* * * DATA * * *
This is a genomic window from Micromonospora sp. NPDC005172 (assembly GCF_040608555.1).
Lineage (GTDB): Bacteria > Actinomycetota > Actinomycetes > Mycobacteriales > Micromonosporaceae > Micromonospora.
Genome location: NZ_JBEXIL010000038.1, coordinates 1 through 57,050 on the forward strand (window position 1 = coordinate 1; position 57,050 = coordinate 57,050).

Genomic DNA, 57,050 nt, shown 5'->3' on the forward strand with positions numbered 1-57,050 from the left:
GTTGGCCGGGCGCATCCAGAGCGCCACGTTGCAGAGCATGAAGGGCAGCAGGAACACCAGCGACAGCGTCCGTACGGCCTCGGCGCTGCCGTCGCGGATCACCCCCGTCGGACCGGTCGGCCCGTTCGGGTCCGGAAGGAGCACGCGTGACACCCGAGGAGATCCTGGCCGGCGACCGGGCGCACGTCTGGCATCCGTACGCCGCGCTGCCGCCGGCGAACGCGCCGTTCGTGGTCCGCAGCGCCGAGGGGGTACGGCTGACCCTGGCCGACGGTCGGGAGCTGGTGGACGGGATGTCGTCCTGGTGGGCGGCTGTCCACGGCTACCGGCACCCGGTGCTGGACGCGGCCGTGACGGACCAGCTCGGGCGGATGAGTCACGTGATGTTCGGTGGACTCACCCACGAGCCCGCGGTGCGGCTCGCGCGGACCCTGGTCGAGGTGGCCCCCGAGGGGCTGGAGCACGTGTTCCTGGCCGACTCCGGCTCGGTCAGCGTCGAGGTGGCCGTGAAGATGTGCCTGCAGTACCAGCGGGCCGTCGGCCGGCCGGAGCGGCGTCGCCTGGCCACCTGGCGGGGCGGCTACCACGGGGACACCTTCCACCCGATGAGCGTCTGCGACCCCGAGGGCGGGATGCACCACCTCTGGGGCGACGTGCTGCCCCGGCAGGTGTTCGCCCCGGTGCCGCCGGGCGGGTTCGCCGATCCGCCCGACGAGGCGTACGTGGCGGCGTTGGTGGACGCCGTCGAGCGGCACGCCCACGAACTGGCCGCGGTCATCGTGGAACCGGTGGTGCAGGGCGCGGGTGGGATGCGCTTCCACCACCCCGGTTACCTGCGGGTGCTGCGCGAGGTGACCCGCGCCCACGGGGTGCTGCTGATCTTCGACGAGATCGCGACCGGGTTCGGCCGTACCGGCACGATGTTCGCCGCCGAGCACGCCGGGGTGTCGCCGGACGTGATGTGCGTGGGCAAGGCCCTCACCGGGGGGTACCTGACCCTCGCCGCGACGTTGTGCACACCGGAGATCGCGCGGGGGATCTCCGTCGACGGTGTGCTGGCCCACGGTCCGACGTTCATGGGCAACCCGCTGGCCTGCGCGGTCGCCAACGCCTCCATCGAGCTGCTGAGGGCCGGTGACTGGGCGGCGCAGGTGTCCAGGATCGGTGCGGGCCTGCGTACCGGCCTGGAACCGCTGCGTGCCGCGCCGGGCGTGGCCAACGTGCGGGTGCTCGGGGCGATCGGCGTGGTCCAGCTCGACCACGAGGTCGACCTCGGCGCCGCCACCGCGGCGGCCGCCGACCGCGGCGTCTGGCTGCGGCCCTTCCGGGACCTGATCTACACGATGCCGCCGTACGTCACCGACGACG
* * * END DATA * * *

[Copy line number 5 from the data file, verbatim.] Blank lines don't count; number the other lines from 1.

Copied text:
GTTGGCCGGGCGCATCCAGAGCGCCACGTTGCAGAGCATGAAGGGCAGCAGGAACACCAGCGACAGCGTCCGTACGGCCTCGGCGCTGCCGTCGCGGATCACCCCCGTCGGACCGGTCGGCCCGTTCGGGTCCGGAAGGAGCACGCGTGACACCCGAGGAGATCCTGGCCGGCGACCGGGCGCACGTCTGGCATCCGTACGCCGCGCTGCCGCCGGCGAACGCGCCGTTCGTGGTCCGCAGCGCCGAGGGGGTACGGCTGACCCTGGCCGACGGTCGGGAGCTGGTGGACGGGATGTCGTCCTGGTGGGCGGCTGTCCACGGCTACCGGCACCCGGTGCTGGACGCGGCCGTGACGGACCAGCTCGGGCGGATGAGTCACGTGATGTTCGGTGGACTCACCCACGAGCCCGCGGTGCGGCTCGCGCGGACCCTGGTCGAGGTGGCCCCCGAGGGGCTGGAGCACGTGTTCCTGGCCGACTCCGGCTCGGTCAGCGTCGAGGTGGCCGTGAAGATGTGCCTGCAGTACCAGCGGGCCGTCGGCCGGCCGGAGCGGCGTCGCCTGGCCACCTGGCGGGGCGGCTACCACGGGGACACCTTCCACCCGATGAGCGTCTGCGACCCCGAGGGCGGGATGCACCACCTCTGGGGCGACGTGCTGCCCCGGCAGGTGTTCGCCCCGGTGCCGCCGGGCGGGTTCGCCGATCCGCCCGACGAGGCGTACGTGGCGGCGTTGGTGGACGCCGTCGAGCGGCACGCCCACGAACTGGCCGCGGTCATCGTGGAACCGGTGGTGCAGGGCGCGGGTGGGATGCGCTTCCACCACCCCGGTTACCTGCGGGTGCTGCGCGAGGTGACCCGCGCCCACGGGGTGCTGCTGATCTTCGACGAGATCGCGACCGGGTTCGGCCGTACCGGCACGATGTTCGCCGCCGAGCACGCCGGGGTGTCGCCGGACGTGATGTGCGTGGGCAAGGCCCTCACCGGGGGGTACCTGACCCTCGCCGCGACGTTGTGCACACCGGAGATCGCGCGGGGGATCTCCGTCGACGGTGTGCTGGCCCACGGTCCGACGTTCATGGGCAACCCGCTGGCCTGCGCGGTCGCCAACGCCTCCATCGAGCTGCTGAGGGCCGGTGACTGGGCGGCGCAGGTGTCCAGGATCGGTGCGGGCCTGCGTACCGGCCTGGAACCGCTGCGTGCCGCGCCGGGCGTGGCCAACGTGCGGGTGCTCGGGGCGATCGGCGTGGTCCAGCTCGACCACGAGGTCGACCTCGGCGCCGCCACCGCGGCGGCCGCCGACCGCGGCGTCTGGCTGCGGCCCTTCCGGGACCTGATCTACACGATGCCGCCGTACGTCACCGACGACG